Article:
If researchers ever build a commercial fusion reactor for generating electric power, its inner walls will need to withstand tremendous abuse. According to some estimates, every atom of the surface surrounding the fusion region would be jostled 100 times by high energy neutrons over several years of operation, posing huge challenges for materials scientists. A team reporting in the 23 October PRL has developed a way to produce extremely short (sub-nanosecond) bursts of fast neutrons, which–after improvements–may be used to study the atomic-scale details of the wall-damaging process, as an early step in developing better materials. Since current neutron pulses are rarely shorter than a microsecond, the system could also be used for other time resolved neutron experiments, which are not possible today.
The materials problem is one of the major technological challenges for development of practical fusion energy, says Todd Ditmire of the Lawrence Livermore National Laboratory in California. “Any standard material just turns to cottage cheese” under the conditions in a fusion reactor, he says. So researchers have used large scale computer simulations to learn about the neutrons’ destruction at the atomic scale. The work suggests that a single neutron zipping through a crystal can melt 105 ions, which re-crystallize–although imperfectly–within a nanosecond. The accumulating imperfections gradually destroy the material. But this picture is difficult to verify with current neutron sources such as accelerators and fission reactors.
Ditmire and his colleagues found last year that if they blast a cluster of a few thousand deuterium (heavy hydrogen) atoms with a 35 fs, 150 mJ laser pulse, the electrons abandon the cluster, leaving the ions to explode violently from their mutual repulsion. The explosions are so violent that deuterons from neighboring clusters within the laser’s focal region fuse and emit neutrons. Now they have characterized the neutron pulse in detail, showing that it’s only 650 ps wide when it arrives 9 cm from the fusion region and has a relatively narrow spectrum of neutron energies, all near the 2.45 MeV expected for a neutron from fusion. Their calculations suggest that 100 ps neutron pulses are possible.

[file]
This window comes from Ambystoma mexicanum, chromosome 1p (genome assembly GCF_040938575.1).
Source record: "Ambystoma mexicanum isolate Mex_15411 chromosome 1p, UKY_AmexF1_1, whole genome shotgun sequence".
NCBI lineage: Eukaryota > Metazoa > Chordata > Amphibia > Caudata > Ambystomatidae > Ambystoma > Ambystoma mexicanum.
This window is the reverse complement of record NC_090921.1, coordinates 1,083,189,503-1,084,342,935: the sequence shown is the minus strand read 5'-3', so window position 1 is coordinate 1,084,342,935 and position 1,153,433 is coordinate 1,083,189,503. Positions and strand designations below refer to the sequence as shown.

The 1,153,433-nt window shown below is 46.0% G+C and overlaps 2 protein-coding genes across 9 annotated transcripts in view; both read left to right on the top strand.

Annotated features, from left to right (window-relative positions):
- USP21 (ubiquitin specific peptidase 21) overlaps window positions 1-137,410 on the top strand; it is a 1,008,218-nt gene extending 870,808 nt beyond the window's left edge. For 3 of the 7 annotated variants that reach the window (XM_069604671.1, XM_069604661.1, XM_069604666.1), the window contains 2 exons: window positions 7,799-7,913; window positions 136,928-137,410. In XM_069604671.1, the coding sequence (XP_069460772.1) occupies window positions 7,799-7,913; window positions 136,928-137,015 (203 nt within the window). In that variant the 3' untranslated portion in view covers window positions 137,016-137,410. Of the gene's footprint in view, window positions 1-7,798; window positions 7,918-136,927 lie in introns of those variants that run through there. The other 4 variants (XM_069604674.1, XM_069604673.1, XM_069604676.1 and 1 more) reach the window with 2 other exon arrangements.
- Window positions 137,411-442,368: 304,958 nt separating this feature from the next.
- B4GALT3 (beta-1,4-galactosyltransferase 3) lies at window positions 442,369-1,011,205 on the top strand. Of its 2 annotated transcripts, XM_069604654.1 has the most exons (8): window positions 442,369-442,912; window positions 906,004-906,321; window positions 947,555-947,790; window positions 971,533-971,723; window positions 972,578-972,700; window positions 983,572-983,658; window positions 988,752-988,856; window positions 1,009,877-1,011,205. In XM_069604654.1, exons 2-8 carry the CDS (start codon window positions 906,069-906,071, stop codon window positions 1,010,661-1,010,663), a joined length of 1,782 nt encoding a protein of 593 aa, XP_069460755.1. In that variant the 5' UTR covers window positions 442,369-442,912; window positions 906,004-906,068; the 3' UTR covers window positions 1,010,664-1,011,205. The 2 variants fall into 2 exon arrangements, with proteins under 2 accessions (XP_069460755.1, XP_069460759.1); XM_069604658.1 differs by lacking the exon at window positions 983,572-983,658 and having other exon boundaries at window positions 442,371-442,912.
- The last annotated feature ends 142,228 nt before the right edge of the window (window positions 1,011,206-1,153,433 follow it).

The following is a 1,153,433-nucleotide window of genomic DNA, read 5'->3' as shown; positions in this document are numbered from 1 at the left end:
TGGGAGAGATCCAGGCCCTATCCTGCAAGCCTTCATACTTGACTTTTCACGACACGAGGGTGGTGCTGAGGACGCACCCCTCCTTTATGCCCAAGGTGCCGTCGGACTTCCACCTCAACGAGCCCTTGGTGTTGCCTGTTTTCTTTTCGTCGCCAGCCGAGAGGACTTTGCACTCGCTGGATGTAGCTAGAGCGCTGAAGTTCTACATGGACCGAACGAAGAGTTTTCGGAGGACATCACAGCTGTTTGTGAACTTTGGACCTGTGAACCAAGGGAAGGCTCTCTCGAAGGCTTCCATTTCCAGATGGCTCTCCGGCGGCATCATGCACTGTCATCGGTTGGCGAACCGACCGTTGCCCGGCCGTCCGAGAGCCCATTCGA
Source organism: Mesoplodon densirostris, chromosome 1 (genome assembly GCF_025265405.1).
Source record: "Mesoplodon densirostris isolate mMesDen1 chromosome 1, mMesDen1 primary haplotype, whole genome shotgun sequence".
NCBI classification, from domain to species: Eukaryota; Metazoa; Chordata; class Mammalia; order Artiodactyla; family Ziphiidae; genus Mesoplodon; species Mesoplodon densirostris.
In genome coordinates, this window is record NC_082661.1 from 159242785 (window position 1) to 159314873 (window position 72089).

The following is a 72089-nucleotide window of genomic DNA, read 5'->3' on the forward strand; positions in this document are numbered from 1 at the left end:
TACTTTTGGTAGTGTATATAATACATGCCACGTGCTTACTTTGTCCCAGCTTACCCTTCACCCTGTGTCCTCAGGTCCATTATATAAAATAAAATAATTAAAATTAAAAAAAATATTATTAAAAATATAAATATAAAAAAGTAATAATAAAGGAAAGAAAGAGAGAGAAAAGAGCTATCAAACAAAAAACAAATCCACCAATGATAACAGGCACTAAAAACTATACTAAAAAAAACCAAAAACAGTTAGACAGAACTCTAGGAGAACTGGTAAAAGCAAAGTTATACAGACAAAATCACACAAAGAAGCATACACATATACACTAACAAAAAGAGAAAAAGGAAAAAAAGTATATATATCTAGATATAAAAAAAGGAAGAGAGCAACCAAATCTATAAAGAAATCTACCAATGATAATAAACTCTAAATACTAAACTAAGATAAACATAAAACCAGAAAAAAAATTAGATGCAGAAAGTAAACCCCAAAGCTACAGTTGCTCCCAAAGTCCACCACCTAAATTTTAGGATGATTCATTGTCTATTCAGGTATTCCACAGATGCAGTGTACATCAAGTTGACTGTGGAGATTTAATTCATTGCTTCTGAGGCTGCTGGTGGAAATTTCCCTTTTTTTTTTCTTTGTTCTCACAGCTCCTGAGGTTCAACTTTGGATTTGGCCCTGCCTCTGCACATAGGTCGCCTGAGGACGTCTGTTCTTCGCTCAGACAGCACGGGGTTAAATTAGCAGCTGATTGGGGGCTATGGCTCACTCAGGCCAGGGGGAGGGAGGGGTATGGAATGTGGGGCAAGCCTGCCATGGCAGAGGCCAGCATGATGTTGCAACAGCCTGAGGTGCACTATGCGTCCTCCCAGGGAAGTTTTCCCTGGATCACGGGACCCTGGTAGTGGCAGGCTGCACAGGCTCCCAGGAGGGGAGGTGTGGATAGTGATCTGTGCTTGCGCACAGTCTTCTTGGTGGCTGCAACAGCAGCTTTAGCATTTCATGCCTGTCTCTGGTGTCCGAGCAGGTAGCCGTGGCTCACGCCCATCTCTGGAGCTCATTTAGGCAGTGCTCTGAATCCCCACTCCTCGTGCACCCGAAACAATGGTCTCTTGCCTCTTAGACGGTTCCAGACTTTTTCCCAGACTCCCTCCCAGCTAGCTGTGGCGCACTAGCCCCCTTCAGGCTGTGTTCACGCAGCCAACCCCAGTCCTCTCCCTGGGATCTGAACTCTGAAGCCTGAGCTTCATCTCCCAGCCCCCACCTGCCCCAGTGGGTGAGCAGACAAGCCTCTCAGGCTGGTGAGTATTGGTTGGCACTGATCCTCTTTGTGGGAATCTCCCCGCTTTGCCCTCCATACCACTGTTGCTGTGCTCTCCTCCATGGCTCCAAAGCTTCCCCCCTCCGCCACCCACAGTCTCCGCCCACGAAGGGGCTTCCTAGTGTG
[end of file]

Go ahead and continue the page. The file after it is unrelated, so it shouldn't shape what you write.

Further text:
After increasing the neutron flux, Ditmire hopes within a few years to use this tabletop system to take unprecedented data documenting the fundamental physics of radiation damage. A solid sample would be hit first by the neutron pulse and then, following a variable delay, with an ultrashort x-ray pulse from the same laser, which would give information on structural changes in the sample. “You could make a movie of this melting and recrystallization” predicted by the simulations, Ditmire says. And the results ought to apply to the development of other radiation protection materials, such as those used to store nuclear waste and to contain neutrons in fission reactors.
Donald Umstadter of the University of Michigan in Ann Arbor agrees that the new lab-sized system for producing neutron pulses will be much easier and more accessible than other neutron sources and could be important for the fusion community. “Just being able to produce neutrons with such a small laser is an exciting development,” he notes. Since time-resolved studies with neutrons have not been possible in the past, team member Jason Zweiback says more applications could come up. “Once you show someone you have a viable source, a lot of poeple come up with ideas of what to do with it.”